How to make counselling work for you (part one)
Written by listed counsellor/psychotherapist: Susan Dobson BA(Hons), PG Dip
8th August, 20160 Comments
You've been thinking about it for a while, and have decided to give counselling a try. It may be you've been struggling with anxiety or depression, are having problems at work, or have lost someone that matters to you. Perhaps a family member, friend or colleague has suggested you need someone to talk to.
Counselling is a confidential process, which can sometimes feel mysterious and somewhat secretive, leaving you with lots of questions about what happens and how it works. This is the first of two articles in which I want to give you 10 tips for how to get the most from counselling.
1. Find the right "fit"
Counselling is a process that involves a trained professional working to support and help you, the client. So, it makes sense firstly to check that your counsellor is professionally qualified and registered with an appropriate professional body, such as the BACP or UKCP. This means that they have the training needed to help you and that they work to a code of ethics. It’s also worth checking that they have experience in working with the issues that are have made you come for counselling.
After that, the relationship between you and your counsellor has been shown to be the most important factor in whether counselling is beneficial for you. Clients can usually tell early on whether their counsellor is the right person. Pay attention to how you feel in your session; have they made the space feel safe by explaining the way they work, where the limits of confidentiality are and how to contact them if you need to? Do you get the sense that they are carefully listening to you, that they are trying to understand how things look from your perspective and do they try to put you at ease? While counselling can be a hard process, feeling safe and comfortable in session is a sign that you may have found the counsellor for you.
2. Ask questions
Counselling is one place where you can ask anything you want, whether it be about how the counsellor works, how long they think you might need to see them for, whether they’ve ever been in counselling (most counsellors will have) or how they chose the colour of their counselling room! If you ask anything your counsellor doesn’t want to answer, they’ll say so and explain why. Usually it’s simply that the session time is set aside for you and they don’t want to take the focus away from what you want to work on.
3. Just say it
Like tip two, counselling is somewhere where you can literally say anything that’s on your mind. In fact, it works best when you do just that. We often go through life filtering our thoughts and feelings for fear of showing too much of ourselves or hurting other people. In counselling you can safely let that filter go. Whatever is on your heart and mind is worth bringing, your counsellor can help you unpick things, meaning you’ll have a better understanding of why you think and feel the way you do and what you might want to change.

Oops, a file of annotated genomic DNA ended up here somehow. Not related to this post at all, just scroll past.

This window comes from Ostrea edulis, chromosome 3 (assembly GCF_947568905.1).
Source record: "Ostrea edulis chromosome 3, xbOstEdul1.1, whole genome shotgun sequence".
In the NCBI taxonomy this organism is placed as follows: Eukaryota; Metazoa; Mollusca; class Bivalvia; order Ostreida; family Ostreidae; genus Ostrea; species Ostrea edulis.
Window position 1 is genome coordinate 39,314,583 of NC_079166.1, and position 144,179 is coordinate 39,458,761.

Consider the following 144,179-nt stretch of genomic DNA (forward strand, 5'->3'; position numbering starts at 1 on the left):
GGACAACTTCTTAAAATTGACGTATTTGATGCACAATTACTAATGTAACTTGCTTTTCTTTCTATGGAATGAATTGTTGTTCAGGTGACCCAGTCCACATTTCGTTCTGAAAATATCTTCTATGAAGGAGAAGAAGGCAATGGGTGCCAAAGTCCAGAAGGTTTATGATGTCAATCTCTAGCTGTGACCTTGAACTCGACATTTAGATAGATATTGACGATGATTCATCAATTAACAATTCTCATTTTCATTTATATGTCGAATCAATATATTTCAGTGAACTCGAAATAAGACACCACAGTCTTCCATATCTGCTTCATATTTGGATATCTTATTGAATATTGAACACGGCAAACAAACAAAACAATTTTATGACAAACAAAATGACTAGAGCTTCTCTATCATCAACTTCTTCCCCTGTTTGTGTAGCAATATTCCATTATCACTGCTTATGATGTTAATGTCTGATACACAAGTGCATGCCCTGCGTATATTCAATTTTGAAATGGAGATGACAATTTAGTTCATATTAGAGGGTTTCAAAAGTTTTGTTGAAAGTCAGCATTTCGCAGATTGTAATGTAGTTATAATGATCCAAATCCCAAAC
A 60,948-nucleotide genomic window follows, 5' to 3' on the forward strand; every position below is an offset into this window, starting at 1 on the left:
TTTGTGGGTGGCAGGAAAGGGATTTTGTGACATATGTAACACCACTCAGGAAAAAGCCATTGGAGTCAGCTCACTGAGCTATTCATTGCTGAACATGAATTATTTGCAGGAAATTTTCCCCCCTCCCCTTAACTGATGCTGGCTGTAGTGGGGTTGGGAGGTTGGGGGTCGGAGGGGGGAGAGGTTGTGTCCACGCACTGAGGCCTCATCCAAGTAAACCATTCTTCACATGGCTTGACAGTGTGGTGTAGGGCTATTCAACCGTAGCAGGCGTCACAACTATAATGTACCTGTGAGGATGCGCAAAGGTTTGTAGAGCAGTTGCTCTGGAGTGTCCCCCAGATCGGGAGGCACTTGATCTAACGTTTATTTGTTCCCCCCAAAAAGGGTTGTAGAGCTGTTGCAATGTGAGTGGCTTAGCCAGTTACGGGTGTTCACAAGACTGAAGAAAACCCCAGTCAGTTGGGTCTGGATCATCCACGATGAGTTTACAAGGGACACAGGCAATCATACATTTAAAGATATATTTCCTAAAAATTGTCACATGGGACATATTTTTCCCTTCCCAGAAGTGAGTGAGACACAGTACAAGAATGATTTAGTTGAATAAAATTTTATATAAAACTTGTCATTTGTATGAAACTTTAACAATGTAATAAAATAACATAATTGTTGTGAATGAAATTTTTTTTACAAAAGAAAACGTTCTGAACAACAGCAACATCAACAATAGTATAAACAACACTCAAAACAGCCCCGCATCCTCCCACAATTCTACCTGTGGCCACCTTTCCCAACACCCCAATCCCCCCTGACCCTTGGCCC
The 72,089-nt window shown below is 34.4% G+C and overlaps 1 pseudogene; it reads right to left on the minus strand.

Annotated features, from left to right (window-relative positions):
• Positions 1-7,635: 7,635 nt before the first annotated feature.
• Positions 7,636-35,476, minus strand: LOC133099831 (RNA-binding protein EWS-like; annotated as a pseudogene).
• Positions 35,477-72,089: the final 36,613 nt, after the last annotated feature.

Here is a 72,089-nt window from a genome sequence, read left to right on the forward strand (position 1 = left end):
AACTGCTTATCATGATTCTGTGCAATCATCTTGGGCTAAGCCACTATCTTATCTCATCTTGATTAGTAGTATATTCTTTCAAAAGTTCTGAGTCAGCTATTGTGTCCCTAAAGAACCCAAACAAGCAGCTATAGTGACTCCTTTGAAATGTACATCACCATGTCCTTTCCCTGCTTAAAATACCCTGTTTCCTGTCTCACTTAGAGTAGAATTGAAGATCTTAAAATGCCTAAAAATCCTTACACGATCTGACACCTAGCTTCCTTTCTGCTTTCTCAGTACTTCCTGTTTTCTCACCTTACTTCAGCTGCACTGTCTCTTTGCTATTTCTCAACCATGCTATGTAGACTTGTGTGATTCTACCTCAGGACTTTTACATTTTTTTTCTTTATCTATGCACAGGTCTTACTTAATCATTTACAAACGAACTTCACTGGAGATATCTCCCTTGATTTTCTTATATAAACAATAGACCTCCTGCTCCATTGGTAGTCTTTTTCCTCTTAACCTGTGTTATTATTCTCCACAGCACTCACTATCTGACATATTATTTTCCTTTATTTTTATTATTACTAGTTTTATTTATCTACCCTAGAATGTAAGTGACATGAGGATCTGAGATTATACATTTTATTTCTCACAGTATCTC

4. Take it outside
Most of the work in counselling is done outside of the counselling session. That may sound counter-intuitive but when you think about it, you’re in session for just one hour a week, or perhaps a fortnight – the capacity for real change comes when you spend some time thinking about what you’ve talked about in therapy in between sessions. Some people find keeping a journal or blog (with appropriate privacy settings) helpful, and can also be a good way of deciding what you need to focus on in your next session.
5. Be kind to yourself
You’ve started a process of looking at situations, thoughts and feelings that may be causing you difficulty, or you may be trying to make changes to long held beliefs or patterns of behaviour. It can be hard work and bring up lots of uncertain, sometimes painful feelings. This is a good time to practice looking after yourself. Think of activities that you find relaxing, anything from going for a walk, doing the garden, spending time in the gym, reading a book or simply having a cup of tea in peace – whatever your thing is, try to make time for yourself in between sessions. You’ll find that spending some time just for you will make it easier to look at the challenging stuff that often comes up in counselling.
I hope you’ve found this article helpful, in part two I’ll be offering another five tips to help make counselling work for you.
About the author
Susan is a qualified counsellor based in North Lanarkshire. Working for a private counselling agency offering EAP services and having a small private practice, she sees clients with a variety of concerns including anxiety, depression, relationship difficulties, abuse and work related stress. Her writing draws on her practice experience.
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